I have an ‘A’ reg Mercedes-Benz W123 280E, which had an intermittent starting problem eventually traced to the immobiliser alarm system, although the garage fitted a new ignition switch as they thought that was the cause of the problem. The car was with the garage for over two months. I picked it up on 8th February 2019 and drove down to Tonbridge the following morning. However, as I was travelling along the A21, there was an alarming sound emanating from the engine. I had to drive a further 500 yards in an attempt to get off the motorway as there was no hard shoulder, eventually coming to a grinding halt at the lap spur leading to the A26. The AA serviceman said there was practically no oil in the engine and it had seized completely as he could not release the crank shaft. On the advice of the AA, the Police checked the Southbound A21 for any sign of an oil leak for safety reasons, but could find no trace of a major oil leak. The Police also closed the A21 temporarily to enable the car to be winched safely on to the flatbed of the rescue vehicle. There is no visible sign of an oil leak in the engine that would account for such a significant loss of oil. The garage maintains that they check oil and fluid levels, but cannot provide a plausible explanation for the absence of any oil in the engine, nor can they identify a cause for the breakdown or loss of oil, such as a blown head gasket. The engine has either to be rebuilt or a new / re-conditioned engine has to be procured. The alternative is to write off the car. I have reasonable doubts whether the garage checked the oil levels as the car was in an on-site locked up garage when I picked it up. Where do I stand legally on this issue? I need  advice on whether the garage is at fault or if the mechanical failure is attributable to the age of the vehicle. It is in otherwise very good condition and in all the 23 years I have owned it, it has never given me any problems.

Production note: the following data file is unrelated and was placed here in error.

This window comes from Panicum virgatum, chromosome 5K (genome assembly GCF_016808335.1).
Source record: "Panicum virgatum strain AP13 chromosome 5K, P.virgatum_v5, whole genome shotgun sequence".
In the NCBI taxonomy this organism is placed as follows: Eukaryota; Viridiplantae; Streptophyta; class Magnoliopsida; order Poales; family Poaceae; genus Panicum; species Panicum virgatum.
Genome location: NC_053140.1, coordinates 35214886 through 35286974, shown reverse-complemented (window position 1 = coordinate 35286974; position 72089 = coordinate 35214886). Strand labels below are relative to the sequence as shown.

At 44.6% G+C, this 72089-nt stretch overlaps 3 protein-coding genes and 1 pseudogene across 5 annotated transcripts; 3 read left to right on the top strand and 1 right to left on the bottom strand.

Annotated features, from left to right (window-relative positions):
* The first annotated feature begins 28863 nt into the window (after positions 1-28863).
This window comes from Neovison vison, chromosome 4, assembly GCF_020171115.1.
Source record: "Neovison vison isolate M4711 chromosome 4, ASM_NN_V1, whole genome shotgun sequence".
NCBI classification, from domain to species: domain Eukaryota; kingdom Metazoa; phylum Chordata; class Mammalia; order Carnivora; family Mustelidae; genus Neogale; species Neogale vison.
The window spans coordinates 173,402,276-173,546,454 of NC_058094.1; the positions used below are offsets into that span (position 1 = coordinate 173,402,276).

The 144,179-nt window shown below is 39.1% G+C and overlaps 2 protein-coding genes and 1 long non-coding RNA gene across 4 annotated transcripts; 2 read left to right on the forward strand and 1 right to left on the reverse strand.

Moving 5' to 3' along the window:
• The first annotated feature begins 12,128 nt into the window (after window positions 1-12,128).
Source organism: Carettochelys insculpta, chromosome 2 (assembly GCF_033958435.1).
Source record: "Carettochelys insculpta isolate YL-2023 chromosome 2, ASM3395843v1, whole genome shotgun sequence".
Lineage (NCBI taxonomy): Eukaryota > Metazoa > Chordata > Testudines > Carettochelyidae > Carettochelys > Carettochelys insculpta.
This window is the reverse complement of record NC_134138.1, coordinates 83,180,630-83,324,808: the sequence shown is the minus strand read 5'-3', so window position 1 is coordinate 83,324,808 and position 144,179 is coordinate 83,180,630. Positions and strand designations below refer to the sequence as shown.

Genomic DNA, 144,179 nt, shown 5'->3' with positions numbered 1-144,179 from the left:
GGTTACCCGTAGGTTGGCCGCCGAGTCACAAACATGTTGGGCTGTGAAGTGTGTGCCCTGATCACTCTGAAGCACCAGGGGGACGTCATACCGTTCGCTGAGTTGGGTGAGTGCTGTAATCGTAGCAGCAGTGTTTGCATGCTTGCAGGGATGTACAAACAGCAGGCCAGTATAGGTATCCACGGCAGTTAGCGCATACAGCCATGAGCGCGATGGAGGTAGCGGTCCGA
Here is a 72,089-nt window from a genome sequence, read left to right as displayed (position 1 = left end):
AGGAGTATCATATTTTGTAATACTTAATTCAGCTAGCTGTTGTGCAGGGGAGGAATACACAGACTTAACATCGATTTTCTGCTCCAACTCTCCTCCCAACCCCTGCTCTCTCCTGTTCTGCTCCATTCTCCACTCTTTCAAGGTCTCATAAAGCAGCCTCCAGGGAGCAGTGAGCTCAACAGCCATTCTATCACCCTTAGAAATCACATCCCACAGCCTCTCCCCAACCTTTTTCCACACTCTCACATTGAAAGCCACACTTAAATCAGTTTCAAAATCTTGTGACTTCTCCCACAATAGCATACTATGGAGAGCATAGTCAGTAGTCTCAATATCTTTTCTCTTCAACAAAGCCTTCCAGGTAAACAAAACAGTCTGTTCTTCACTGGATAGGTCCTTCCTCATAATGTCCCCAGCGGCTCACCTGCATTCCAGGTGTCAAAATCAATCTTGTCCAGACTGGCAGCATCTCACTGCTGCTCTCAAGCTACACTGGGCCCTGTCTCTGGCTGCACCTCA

CS, via email

Probably valve stem oil seal failure. When was the oil and filter last changed? If the body and trim are excellent (no rust) then it’s worth having the engine rebuilt. Try a member of http://www.fer.co.uk (A work-mate had one of these that expired in similar circumstances on the A303 about 25 years ago.)

Citroen C4 Picasso Facelift F34 1

Artful dodge

I love my 15 year old diesel Citroen Xsara Picasso but sadly the time has come to change to a petrol driven automatic. Is there anything to rival the Picasso for its high entry and driving position, its Tardis-like roomy interior and spacious boot for the grandchildren's bikes? My budget is up to £10k.

MW, via email

Citroen has ditched the Picasso name to save on royalties and now calls the C4 Picasso the C4 Space Tourer. One of them with 1.2 Puretech 130 petrol and EAT6 or EAT8 torque converter auto would do the job: /carbycar/citroen/c4-spacetourer-2018/ Or a cheaper Berlingo 1.2 Puretech EAT8. But then I saw you only have £10k so all that sensibly leaves is a Toyota Verso 1.8i Valvematic Multidrive S.

Audi A3 Cabrio 2014 R34 Horses

Convertible asset

I have a PCP on an Audi A3 Cabriolet Sport Navigation 1.4 TFSI COD, first registered in July 2016.  The contract expires on 1 September 2019 when I have the option to pay £14,630 to take ownership of the car. Currently it has 22,500 miles and I enjoy driving it  Please could you advise: Is this a good deal? Are there any pitfalls I should be aware of? I would take out an extended warranty but if there are known problems with this model I may not purchase it.